Curbly Original
Three Ways to Remove Paint from Door Hardware

by M.E. Gray

Three methods for removing old paint from hardware

I'm currently living in a home that has most likely been painted at least every 2 years since the 50s. The paint-history totally shows on all the door knobs, playing out in accidental swipe marks and drips. If you were to peek behind the knobs you could literally see the years play out in paint layers, with many of those layers ending up on the hardware itself. They say it's the details that create the big picture, and after seeing how sleeker my hardware looks after stripping it, I have to agree. While you might not feel like painted-over hinges and handles are worth the effort of restoring, it's amazing how fresh and new your home will feel. I tried out three different methods of removing old paint from hardware, and am here to tell you what worked. I'll walk you through what I did, what I learned, and what the pros and cons are of each method.       

Continue Reading

Bright, Cheery Glam Details to Make Your Kitchen Pop

by Mod Home Ec Teacher

Bright, Cheery Glam Details to Make Your Kitchen Pop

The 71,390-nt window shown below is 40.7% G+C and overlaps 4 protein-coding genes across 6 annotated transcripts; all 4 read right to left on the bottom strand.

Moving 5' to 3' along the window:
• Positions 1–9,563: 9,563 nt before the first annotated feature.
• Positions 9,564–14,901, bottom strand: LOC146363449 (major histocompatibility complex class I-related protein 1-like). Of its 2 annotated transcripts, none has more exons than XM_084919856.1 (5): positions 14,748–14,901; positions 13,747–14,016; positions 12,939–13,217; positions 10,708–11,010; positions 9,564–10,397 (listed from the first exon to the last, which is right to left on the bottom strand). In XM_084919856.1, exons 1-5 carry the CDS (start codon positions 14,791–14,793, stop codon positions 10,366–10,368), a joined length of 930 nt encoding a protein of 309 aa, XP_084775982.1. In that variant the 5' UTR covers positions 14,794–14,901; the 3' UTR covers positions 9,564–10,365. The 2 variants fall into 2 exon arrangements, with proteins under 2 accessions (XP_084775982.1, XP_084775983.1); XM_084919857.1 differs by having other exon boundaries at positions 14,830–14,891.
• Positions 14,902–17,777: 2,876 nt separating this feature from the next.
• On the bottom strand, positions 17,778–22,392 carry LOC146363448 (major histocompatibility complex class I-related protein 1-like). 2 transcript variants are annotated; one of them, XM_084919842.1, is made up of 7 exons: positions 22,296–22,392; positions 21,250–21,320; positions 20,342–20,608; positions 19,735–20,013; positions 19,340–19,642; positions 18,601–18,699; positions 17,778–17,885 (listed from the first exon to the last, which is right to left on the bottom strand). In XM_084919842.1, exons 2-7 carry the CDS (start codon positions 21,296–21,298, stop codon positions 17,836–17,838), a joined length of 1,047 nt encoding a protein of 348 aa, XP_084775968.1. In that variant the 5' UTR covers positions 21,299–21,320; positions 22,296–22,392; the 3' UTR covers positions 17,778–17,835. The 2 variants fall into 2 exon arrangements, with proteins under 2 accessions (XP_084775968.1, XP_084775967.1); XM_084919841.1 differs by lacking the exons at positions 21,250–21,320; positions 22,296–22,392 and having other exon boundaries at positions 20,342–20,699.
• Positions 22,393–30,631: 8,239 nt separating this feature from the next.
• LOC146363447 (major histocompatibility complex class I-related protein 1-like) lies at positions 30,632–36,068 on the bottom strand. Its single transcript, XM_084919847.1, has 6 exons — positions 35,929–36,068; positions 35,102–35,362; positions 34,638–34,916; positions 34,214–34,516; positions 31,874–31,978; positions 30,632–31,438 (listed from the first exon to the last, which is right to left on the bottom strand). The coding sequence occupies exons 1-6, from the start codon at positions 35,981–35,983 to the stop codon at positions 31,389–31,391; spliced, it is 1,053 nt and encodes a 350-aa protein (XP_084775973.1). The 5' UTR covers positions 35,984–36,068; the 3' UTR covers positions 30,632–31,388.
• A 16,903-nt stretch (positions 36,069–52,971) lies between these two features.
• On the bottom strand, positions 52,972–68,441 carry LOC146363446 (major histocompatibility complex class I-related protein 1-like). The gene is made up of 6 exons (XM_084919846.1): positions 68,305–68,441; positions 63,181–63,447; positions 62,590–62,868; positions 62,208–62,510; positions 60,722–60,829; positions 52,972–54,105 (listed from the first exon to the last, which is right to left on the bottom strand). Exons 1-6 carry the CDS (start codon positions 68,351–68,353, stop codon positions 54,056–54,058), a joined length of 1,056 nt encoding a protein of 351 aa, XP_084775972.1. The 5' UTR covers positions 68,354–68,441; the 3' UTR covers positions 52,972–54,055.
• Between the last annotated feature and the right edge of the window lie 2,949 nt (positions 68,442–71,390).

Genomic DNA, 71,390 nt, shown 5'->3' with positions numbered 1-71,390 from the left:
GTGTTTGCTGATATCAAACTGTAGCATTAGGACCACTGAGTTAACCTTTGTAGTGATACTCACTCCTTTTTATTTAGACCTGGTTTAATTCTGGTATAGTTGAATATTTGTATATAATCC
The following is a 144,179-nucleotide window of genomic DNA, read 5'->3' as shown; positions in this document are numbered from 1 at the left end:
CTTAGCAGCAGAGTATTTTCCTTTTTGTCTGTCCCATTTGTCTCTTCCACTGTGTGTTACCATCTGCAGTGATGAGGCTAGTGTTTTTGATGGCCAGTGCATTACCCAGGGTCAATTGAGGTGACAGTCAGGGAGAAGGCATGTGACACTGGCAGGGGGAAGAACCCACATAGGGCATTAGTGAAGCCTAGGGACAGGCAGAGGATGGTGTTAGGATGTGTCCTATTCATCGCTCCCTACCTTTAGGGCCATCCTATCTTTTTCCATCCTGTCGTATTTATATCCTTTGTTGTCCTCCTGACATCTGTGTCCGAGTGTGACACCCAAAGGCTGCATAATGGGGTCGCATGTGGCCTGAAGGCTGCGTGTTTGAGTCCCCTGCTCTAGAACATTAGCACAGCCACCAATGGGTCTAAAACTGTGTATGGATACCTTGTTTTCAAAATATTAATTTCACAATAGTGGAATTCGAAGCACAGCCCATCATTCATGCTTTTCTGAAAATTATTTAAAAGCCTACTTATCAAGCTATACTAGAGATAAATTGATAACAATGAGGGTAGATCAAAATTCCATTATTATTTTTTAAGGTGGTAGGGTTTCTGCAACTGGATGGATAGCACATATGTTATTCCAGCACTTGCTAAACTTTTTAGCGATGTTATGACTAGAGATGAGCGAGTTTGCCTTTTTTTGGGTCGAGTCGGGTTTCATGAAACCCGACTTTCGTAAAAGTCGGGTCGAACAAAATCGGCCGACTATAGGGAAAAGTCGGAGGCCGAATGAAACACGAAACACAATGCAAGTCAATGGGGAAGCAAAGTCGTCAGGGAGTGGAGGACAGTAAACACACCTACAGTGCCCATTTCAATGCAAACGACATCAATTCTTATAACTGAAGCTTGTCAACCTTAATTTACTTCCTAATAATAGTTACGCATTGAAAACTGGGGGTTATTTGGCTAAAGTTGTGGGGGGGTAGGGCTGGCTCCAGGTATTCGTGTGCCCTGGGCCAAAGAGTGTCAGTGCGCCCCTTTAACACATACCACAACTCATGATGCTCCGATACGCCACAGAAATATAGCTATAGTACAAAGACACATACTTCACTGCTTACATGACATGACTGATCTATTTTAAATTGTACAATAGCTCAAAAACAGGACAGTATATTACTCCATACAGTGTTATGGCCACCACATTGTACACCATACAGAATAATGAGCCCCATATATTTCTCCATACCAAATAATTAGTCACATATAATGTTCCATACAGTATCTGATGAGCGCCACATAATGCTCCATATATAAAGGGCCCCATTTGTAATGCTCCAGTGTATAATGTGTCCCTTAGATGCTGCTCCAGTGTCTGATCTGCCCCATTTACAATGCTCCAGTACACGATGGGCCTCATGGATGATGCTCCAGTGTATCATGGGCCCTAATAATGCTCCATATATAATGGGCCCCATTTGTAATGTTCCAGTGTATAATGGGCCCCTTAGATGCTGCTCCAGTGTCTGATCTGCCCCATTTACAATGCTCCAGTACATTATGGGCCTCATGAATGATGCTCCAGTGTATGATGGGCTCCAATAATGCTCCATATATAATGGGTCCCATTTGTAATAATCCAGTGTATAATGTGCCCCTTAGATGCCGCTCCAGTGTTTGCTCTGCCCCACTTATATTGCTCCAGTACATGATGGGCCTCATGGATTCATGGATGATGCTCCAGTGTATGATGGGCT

Photo Images: Kevin Oreck, Architect Inc.

It's all in the details. Yesterday CocoCozy, my west coast go-to blog, featured knock out photos by her buddy, L.A. architect Kevin Oreck in her Architect's Tour of a Hollywood Regency Home. Decked out cabinet door trim makes these cabinets supremely cool, the three simple white bowls with red fruit add a colorful splash of friction (other subtle red accents below) and that green upholstery on those Regency chairs...lovely!!

Continue Reading

Save the Chandelier; Save the World

by DIY Maven

Aurora Lampworks of Brooklyn, NY is in the business of restoring chandeliers in places such as the Lyndhurst Mansion and the Federal Reserve Bank. They also refurbish and market period pieces as well.

Federal Reserve Bank, NY

Currently up for sale are a 1960's Lobmeyr Crystal Chandelier ($3550),

1960's Lobmeyr Chandelier

a 1950's German 14 light chandelier ($1830),

and a 1930's Art Moderne chrome fixture ($2425).

And for the fugal purist, check out this polycarbonate globe pendant for 75 bucks.

Continue Reading